I have spent the last fifteen years working in leadership at several Catholic organizations amidst a time of digital transformation of the Church. And let me say, the evolution of the Catholic Church and adoption of technology has certainly come a long way since I started my career in ministry.
Technology hasn’t always been welcomed in the Church with open arms, which is understandable. Catholic liturgy is a sacred event. A friend once told me—half in jest—that they converted to Catholicism because they enjoyed the quiet of Mass. Her opinion isn’t unique. I constantly hear that, in a world surrounded by screens and noise, the hour of peace and worship on Sunday is a much-needed respite.
Despite that taboo, technology and apps designed specifically for the Catholic Church have actually been around for years. The problem was, they weren’t very good in the beginning and the poor experience left a bad taste in users’ mouths. Imagine if the new car you just bought kept stalling out, or didn’t have the basic features you needed—like a radio or turn signals. You’d probably be hesitant to continue driving it and move on, right?
I’ll admit, long before I worked at Pushpay, I was skeptical of Pushpay. I first considered bringing them into St. Anthony’s five years ago, and my sales rep at the time—Brian Byersdorf, who is now our Director of Product Marketing—explained that Pushpay’s suite came with a custom church app.
“Don’t care,” I remember thinking. “No one’s ever going to use it.”
But once Brian and I really started digging into the technology, the value of Pushpay—and the app in particular—became clear. For Catholic churches, it impacts everything outside of Sunday that makes a Catholic parish function. And other parishes and dioceses are starting to realize the same thing. In fact, according to Catholic leaders, mobile church applications are the most strategically important tools for the church in the next two to three years.
Digital Solutions Tailored to Catholic Needs
There are obvious differences between a Catholic Mass and protestant/non-denominational services. When you attend the latter, you might find yourself sitting in a room that resembles an auditorium. The pastor may have a massive screen behind him while he asks survey questions, encouraging you to pull out your device and engage.
At Mass, the only time you might consider pulling out your phone is to follow the Scripture readings. Even then, the moment the readings are over, that phone is quickly put back in your pocket or purse.
So you can understand the Catholic hesitation to embrace digital solutions. Why waste resources on mobile tools when technology’s frowned upon on Sunday mornings?
We’re not trying to digitize Mass. We want to help you with every other aspect of evangelization. Our tools enable connection, engagement, and faith beyond Sunday. We’re here to support your ministry when your members aren’t inside your walls.
A while back, I wanted to sign my kid up for Vacation Bible School through one of my local parishes in Nashville. I nearly pulled my hair out from frustration because of the convoluted and outdated process: To simply register for the program, I had to go to their website, find the PDF, print the PDF, fill out the PDF, write the check, then drive everything to the parish receptionist—if I happened to know when she was going to be in the office.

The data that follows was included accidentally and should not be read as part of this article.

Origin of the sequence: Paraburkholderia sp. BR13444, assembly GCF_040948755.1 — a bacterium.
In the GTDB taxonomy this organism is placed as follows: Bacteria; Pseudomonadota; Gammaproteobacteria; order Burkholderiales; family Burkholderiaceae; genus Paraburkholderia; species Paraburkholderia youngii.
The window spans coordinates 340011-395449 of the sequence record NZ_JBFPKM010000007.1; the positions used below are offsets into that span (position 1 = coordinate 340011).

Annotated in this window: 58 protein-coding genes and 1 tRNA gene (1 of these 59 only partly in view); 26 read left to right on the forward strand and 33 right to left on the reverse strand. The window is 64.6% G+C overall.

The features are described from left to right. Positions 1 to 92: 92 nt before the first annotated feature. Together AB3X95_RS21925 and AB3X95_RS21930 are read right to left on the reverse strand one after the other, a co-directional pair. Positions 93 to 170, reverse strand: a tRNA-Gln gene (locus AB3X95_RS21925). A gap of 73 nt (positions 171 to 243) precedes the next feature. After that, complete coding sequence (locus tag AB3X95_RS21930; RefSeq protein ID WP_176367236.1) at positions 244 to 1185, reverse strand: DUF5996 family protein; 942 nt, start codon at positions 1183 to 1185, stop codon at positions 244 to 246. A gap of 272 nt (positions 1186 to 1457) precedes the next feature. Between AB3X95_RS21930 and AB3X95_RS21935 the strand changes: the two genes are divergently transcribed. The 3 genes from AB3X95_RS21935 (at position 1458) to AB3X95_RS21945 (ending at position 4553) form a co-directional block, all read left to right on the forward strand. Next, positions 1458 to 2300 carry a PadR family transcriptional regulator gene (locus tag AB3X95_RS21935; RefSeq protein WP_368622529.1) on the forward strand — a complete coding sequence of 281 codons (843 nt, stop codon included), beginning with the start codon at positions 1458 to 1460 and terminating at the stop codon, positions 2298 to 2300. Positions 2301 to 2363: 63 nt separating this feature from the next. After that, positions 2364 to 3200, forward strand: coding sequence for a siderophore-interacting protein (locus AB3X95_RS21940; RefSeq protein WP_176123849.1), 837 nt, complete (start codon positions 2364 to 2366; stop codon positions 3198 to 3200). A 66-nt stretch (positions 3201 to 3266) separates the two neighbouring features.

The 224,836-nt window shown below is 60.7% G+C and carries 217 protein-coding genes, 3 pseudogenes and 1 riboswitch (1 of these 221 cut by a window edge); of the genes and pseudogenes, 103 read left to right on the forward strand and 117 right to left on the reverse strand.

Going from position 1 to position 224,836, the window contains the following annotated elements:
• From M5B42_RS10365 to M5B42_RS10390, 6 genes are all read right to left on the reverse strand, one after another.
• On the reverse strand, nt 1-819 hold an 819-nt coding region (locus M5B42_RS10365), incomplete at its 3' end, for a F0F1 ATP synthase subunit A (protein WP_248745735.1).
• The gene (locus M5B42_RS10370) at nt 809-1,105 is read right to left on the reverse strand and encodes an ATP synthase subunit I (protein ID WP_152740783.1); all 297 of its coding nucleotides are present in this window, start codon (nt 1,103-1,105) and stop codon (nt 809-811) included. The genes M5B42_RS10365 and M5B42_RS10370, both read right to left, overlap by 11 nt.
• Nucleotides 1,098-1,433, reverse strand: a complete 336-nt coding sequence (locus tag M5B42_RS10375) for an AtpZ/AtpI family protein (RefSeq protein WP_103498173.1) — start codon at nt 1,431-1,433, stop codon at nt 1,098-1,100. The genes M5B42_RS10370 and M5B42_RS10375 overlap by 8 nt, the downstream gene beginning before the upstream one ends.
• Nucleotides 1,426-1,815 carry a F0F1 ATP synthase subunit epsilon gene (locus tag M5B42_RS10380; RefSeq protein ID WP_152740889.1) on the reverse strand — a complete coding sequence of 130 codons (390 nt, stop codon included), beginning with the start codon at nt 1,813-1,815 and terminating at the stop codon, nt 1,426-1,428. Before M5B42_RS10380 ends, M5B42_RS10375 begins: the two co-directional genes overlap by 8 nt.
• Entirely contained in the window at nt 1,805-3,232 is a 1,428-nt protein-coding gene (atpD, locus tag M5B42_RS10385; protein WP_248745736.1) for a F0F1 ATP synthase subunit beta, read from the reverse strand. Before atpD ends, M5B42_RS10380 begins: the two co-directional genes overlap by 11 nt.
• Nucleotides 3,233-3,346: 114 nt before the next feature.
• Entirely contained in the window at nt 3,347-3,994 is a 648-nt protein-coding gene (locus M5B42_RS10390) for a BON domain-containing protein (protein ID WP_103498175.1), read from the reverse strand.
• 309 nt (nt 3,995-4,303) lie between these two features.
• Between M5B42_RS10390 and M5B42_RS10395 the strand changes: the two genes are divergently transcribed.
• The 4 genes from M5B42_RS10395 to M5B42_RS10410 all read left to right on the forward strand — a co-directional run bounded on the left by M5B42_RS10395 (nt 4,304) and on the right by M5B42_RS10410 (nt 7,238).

I don’t have a printer. I don’t have checks. I’m 35 years old, and most of my generation—and those younger than me—simply don’t engage through paper anymore.
That’s why I’m passionate about implementing technology in the Catholic community. Because we can streamline registration for your faith formation classes. Our technology simplifies volunteer scheduling. We’re capable of livestreaming weddings and funerals when family can’t attend in-person. We can host all of your parish’s asks, hosting needs, and more, online.
And because, frankly, I’d like there to be a Church left for my kids. I’d like the Church to be operational for the next generation as they get older. They are digital natives and this is what they’ll likely expect. The alternative is we limp along and risk losing an entire generation.
Looking Toward the Future
When speaking with pastors, the pushback against technology often stems from the age of their parish’s membership. “Our parish is older,” they say. Which may be true—but are you O.K. with not engaging the next generation? With not reaching out to meet the people who could continue your church’s legacy in the decades to come?
The tools we offer are designed to support the mission of the Church, by meeting the next generation of Catholics on the devices they are already comfortable with. These apps actually encourage and support evangelization in a way that’s impactful, meaningful and personal. They enable pastors to get out from behind the desk—where all their appointments are scribbled down on post-it notes—and instead meet in coffee shops or the local park.
Not only can technology help free up time so pastors can be in the community more, they ease administration management and streamline processes that have traditionally been manual. For example, when you’re meeting with families away from your desk, and they mention, “Hey, my email changed,” you can update their information in your app, in real-time. Or say you’re heading into a staff meeting, you look like a superhero when you can quickly pull up personal information like birthdays and wedding anniversaries, and celebrate with your team.
All this is to say, we want you to keep your Sunday Mass a quiet, reflective, and holy event. We just want to help make Monday through Saturday easier by helping you do everything else, so you can focus on the traditions and ministry programs that matter most in your community.